Evergreen stories mean the content is permanently fresh and always newsworthy – sounds like a media pitching slam dunk, right? Unfortunately, in today’s constantly moving news cycle evergreen stories don’t make it to air because they can be pushed for another day, and another day, and so often fall off a producer’s radar.
I’ve heard from practitioners who brainstorm evergreen topics internally and then get their clients, who are experts in a specific field, to layer on a juicy details germane to the moment – yet on the flip side I know folks who confirm evergreen topics with their clients and then pitch out when they can piggyback on a hot topic in the news. No matter the process, the fact remains that our end goal is to secure a story and an evergreen story alone won’t open up doors much less land a spot on the nightly news. Continue reading →
Hallelujah! You know someone who knows someone in the very media organization where you’re trying to get coverage. That second someone may be the very person you think is most likely to be interested in the something you’re pushing.
Quite often the first someone may be working within your own organisation, perhaps in a different section to you. Continue reading →
Every PR pro has been in the scenario: the team is gathered in a conference room. The topic of media comes up, and various names are bandied about. Then the boss growls, “who has a relationship with that reporter?” The implication is clear: in a business of connections, the person doing the pitching should have some sort of tie to the writer/editor/blogger in question.
Invariably, someone pipes up, claiming they have a relationship with the reporter in question. But the word “relationship” is fuzzy, Continue reading →
Should you be successful in generating coverage, you may also be providing oxygen for your opposition.
The media likes to feel as though they’re presenting both sides (or more) of a story. So if there’s an obvious counterpoint to what you’re promoting, expect them to go there. Sometimes you might be surprised at what will be generated.
Your Correspondent has done PR work for a national association which promotes the many health benefits of breastfeeding. However, our success at raising awareness saw the nation’s leading anti-depression organisation put out its own media release. Continue reading →
Journalists, as a group, have a lot of pet peeves: sources who want to go off the record for no good reason, overly literal editors, the Oxford comma. But the biggest complaint? Getting calls from flacks who want to make sure that their email arrived. We live in 2013: the email always arrives.
Jeffrey Young, an otherwise calm and thoughtful Huffington Post reporter, once wished death on PR pros who dare to waste his time following up on an email (“DIE IN A FIRE,” he tweeted). Continue reading →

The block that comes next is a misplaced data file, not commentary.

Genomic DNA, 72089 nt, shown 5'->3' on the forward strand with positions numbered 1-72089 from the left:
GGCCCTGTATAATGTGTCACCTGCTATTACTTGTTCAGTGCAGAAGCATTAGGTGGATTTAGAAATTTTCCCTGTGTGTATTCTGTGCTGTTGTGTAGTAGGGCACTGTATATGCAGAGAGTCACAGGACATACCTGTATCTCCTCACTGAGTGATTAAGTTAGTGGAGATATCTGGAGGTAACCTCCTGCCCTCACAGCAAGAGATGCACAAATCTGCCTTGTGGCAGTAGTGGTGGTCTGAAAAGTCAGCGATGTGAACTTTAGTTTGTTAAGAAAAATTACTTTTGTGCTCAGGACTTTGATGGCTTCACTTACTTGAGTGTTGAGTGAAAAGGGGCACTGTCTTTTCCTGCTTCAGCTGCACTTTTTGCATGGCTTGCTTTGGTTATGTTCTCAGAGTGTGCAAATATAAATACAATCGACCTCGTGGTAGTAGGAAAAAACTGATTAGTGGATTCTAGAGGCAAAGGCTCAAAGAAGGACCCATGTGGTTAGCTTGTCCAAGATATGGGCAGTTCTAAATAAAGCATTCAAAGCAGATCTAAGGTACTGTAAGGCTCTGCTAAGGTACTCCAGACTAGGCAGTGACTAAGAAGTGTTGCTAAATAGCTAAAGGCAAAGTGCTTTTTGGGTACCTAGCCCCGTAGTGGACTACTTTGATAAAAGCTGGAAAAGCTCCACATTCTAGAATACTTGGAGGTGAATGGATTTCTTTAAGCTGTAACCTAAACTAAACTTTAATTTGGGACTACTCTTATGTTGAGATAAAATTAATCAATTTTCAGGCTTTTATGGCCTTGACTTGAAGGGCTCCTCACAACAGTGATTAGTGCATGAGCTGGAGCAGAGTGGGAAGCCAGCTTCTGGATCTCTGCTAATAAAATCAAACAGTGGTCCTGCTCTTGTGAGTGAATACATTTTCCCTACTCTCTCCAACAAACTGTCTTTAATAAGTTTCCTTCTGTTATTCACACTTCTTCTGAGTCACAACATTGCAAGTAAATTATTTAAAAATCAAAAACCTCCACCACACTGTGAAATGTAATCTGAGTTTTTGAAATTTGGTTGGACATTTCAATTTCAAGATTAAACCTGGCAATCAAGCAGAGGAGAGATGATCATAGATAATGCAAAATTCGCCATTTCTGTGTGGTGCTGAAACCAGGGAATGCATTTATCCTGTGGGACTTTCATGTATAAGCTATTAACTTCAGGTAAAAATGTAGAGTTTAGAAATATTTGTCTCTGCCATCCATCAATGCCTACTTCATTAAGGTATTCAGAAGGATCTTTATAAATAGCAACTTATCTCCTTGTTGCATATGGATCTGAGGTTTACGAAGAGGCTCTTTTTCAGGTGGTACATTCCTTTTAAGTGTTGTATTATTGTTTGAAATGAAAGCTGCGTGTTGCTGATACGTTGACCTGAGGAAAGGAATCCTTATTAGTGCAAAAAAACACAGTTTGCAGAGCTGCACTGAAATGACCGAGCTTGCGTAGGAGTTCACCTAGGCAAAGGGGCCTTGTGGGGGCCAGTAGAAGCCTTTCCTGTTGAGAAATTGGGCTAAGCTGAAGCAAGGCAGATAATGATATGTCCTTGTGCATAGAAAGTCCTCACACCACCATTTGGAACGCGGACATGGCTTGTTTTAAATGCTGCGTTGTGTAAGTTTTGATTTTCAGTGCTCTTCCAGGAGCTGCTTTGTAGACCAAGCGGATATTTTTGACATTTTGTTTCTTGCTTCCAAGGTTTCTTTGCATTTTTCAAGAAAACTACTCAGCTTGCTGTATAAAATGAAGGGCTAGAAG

Public relations today faces a vexing problem: our brains aren’t big enough to keep up with the promise of the technology that we now have available to us. Now, I don’t mean to cast aspersions on my peers, the reality is that, regardless of industry, no one has a brain big enough to deal with the increasing power of tools that allow for great social interconnectedness.
Recently, the professional organization Washington Women in Public Relations hosted members of the media for a state of the industry roundtable at the National Press Club in Washington, DC. As a PR professional, how many times do you wish you could just pick the brain of media on what pitches work, what they think of PR, and their view of on traditional versus digital media – here is an insider peek.Continue reading →
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Well New Orleans is finally surfacing after Hurricane Isaac made an appearance in our city. As a communicator it was hard to be without power. No power may mean no AC and everything in your fridge is spoiling but to a communicator no power means no TV and no internet. I was so desperate for information and to connect with the outside world that I went as low as to “watch” the radio. Continue reading →
In New Orleans there is always news. From football to festivals, from Mardi Gras to music and from cuisine to crime the city is always buzzing. But things are not so easy in the Big Easy for PR pros.
There is a shift happening in the media landscape. The major daily newspaper is no longer going to be daily in just 30 days. The Times Picayune has been bringing the news to New Orleanians for over 175 years. The owners of the newspaper, have decided to cut down the distribution just three days a week and focus on digital.
In a city that is based on traditions and a rich history, change is not always embraced or accepted. There are yard signs throughout the city in front of homes and businesses demanding daily distribution. Many city leaders and notables have written open letters to the owners demanding they sell or reinstate distribution. Continue reading →
One of the problems of working in the media is that you really never turn off. Since TV is ubiquitous, us media types are always analyzing the press to see how we would have handled certain situations differently.
I often find myself saying about media disasters, “How the hell did that happen?” And I am finding myself saying this ever more often during an election year, when we are presented with daily media screw ups. Continue reading →